In the Fouta region of northern Senegal, cultural attitudes about education have made sending girls to school a low priority for families. Though some progress has been made, educators who once fought to get more girls in school are now struggling to keep them there.
Education, particularly for girls, has traditionally been a low priority among the conservative ethnic groups that dominate Northern Senegal's Fouta region.
But strides have been made.
Now, more than half of the region's children are enrolled in school. Girls have begun to outnumber boys in many village classrooms. But educators say many of those girls will drop out before they finish middle school. They blame that on poverty and early forced marriage, still a common practice in the region.
Earlier this year, twelve-year-old Ramata Barry was married off to a man in her village. She is continuing her studies, for now.
"It is difficult to come to school," she said. "When I leave school for lunch, I work at home. If I finish my housework, I can come back to school. Often, though, I am late."
When asked what will happen if she gets pregnant, Ramata looks at her hands and says she is not sure.
Teachers say they try to keep teen wives and mothers in school, but often it is a losing battle.
Ramata's math and science teacher, Mamadou Dia, says though marriage and motherhood do not necessarily mean a girl will drop out, school performance suffers.
Sometimes, he says, the girls do seem overwhelmed. They are not as productive as their classmates, he says, but they still manage to do their homework.
Even the girls who are not yet married have a hard time juggling homework and housework. Common chores for girls include sweeping, cooking and laundry.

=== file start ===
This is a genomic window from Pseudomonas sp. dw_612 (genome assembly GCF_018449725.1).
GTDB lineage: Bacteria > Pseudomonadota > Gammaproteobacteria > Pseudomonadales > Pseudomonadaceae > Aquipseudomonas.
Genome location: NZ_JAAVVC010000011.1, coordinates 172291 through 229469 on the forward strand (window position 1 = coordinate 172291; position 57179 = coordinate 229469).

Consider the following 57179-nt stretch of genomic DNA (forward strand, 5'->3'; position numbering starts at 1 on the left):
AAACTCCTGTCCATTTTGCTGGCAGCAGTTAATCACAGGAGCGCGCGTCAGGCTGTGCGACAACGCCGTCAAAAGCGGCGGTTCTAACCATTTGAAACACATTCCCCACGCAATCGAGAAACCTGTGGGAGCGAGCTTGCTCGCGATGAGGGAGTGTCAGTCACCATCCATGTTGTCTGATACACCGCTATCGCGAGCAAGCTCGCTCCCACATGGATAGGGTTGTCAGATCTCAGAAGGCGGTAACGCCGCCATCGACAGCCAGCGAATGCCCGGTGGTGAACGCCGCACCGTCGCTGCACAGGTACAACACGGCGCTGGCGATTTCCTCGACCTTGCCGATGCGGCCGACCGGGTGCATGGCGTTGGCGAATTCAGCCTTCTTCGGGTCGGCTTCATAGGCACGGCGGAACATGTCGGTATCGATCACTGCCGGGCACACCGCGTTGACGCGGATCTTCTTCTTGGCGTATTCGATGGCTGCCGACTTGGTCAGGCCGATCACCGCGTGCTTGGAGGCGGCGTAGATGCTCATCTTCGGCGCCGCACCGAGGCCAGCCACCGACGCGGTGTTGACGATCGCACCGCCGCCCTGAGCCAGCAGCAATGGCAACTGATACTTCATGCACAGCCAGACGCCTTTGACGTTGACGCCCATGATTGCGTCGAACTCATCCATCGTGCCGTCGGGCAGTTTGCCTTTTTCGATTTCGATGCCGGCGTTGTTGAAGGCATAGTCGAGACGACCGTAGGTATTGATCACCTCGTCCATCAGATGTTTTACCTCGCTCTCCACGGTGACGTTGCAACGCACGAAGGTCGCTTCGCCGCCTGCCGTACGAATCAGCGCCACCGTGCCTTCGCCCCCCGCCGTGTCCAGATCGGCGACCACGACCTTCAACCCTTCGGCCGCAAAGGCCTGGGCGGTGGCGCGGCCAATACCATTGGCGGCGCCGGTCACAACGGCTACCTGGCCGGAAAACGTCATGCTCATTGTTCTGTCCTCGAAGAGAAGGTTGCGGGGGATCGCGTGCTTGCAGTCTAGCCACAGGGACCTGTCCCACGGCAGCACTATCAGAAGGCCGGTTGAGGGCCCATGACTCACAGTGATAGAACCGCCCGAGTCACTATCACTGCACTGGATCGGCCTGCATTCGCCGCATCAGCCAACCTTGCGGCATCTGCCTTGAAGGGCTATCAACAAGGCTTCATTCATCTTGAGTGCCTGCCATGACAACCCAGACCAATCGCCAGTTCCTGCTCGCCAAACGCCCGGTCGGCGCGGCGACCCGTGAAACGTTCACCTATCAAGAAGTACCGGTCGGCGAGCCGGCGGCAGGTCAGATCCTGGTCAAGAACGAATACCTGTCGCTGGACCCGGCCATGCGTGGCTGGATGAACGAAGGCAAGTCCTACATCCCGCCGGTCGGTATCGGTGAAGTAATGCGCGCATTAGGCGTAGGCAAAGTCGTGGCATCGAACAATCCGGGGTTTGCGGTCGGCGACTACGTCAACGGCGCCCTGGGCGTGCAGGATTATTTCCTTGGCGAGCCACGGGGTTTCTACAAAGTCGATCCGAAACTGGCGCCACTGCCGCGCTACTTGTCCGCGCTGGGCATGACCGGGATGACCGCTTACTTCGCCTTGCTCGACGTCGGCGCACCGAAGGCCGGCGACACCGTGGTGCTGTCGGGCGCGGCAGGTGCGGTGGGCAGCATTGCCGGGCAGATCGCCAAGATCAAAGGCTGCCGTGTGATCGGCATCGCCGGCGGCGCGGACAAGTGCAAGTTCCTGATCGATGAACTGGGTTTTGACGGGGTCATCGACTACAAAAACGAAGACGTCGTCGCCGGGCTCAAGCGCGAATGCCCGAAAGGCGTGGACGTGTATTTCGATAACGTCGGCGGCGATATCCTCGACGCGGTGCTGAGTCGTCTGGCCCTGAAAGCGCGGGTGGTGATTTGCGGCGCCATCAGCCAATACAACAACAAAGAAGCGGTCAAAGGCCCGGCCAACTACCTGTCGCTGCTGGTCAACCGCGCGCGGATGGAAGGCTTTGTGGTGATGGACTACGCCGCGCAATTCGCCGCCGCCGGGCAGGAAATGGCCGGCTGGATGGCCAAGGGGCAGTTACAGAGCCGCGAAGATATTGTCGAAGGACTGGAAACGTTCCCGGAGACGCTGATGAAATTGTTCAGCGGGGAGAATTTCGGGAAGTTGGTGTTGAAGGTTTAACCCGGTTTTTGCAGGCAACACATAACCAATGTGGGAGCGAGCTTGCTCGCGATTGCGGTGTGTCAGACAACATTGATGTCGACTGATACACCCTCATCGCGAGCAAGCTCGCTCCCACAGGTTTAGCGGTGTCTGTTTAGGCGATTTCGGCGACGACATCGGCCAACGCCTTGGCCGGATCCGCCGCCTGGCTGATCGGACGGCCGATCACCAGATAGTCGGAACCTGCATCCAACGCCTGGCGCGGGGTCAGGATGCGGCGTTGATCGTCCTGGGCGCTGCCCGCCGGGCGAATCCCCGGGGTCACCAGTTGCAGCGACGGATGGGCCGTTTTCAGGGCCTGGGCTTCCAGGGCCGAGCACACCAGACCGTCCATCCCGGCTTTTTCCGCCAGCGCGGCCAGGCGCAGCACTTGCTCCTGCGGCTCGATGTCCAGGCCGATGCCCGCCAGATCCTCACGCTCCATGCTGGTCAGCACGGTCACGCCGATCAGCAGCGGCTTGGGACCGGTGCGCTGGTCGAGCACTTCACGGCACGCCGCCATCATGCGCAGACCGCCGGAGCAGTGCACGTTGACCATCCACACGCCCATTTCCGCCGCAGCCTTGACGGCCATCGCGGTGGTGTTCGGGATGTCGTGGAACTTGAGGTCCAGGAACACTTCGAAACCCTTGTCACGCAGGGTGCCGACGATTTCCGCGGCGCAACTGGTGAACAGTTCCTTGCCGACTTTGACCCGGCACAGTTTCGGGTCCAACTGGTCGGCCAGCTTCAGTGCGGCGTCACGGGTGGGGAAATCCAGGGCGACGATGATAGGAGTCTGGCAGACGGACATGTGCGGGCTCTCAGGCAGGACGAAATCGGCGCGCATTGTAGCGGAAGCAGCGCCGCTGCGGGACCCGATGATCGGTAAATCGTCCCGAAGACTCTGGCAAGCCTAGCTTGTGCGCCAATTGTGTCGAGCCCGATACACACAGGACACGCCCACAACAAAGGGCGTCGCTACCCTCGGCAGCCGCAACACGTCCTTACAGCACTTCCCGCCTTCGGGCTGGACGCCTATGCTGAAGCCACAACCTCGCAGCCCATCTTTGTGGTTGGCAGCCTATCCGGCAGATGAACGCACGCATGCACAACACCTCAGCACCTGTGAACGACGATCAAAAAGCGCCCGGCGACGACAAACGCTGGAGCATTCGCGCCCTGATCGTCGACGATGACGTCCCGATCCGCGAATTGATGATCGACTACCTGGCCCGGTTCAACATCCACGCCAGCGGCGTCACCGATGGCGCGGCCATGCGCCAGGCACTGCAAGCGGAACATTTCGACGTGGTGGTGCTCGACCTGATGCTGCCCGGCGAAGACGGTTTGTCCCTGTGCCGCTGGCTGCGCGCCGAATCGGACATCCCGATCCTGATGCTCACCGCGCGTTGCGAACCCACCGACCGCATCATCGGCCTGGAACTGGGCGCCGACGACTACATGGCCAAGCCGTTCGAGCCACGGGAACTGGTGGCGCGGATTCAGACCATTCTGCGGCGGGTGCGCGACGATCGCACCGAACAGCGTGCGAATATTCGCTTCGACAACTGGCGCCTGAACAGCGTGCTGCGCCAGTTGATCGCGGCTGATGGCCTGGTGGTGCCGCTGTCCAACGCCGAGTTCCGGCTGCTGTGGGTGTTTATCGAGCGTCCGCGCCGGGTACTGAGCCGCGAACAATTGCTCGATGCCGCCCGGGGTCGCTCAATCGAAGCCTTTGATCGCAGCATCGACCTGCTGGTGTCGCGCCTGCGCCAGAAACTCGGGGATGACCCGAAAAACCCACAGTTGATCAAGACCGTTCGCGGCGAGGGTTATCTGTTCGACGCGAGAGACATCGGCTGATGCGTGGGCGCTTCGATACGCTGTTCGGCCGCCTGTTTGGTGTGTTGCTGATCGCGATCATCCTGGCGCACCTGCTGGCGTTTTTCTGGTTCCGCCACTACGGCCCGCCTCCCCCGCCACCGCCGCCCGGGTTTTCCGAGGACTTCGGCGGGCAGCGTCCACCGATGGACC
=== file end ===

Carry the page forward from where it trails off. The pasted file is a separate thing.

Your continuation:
The Fouta region is dominated by the Peuhl ethnic groups, traditionally nomadic herders. Child marriage and female genital mutilation are still practiced here despite moves against the practices in the rest of Senegal.
Harouna Sy is a regional coordinator for Tostan, a community-led development group aimed at educating and empowering Africans, particularly women.
He says things are changing slowly, but in general the Peuhls do not value girl's education. He says, for them, it is much more important for a girl to learn how to manage a household, take care of her husband, do the laundry, cook a good meal and educate her children in the traditional values.
Sy says some families see educating girls as a threat to their culture, but poverty, he says, is the heart of the issue.
He says if a family has all they need to live, it does not need the girls for work so the girls can stay in school. But, he says, if a family has a teenage daughter who is not helping around the house and rather costing them money by going to school, they are tempted to marry her young to bring in some money.
In Senegal, it is illegal to give a girl, under 18 years of age, in marriage. But Awa Ndiaye, regional head of a Senegalese organization working to keep girls in school, says it is difficult to prevent early marriage, particularly in the villages.
She says when a father wants to marry off his young daughter, she and her organization try to talk to him. But, she says, many fathers completely refuse to listen, and they have to let them go ahead. She says they are limited in what they can do.
Tostan's Sy says educated women who work in the region as midwives, teachers or government officials often end up supporting their families. He urges parents to think about school for their daughters not as a handicap, but rather as an investment in their daughters' future.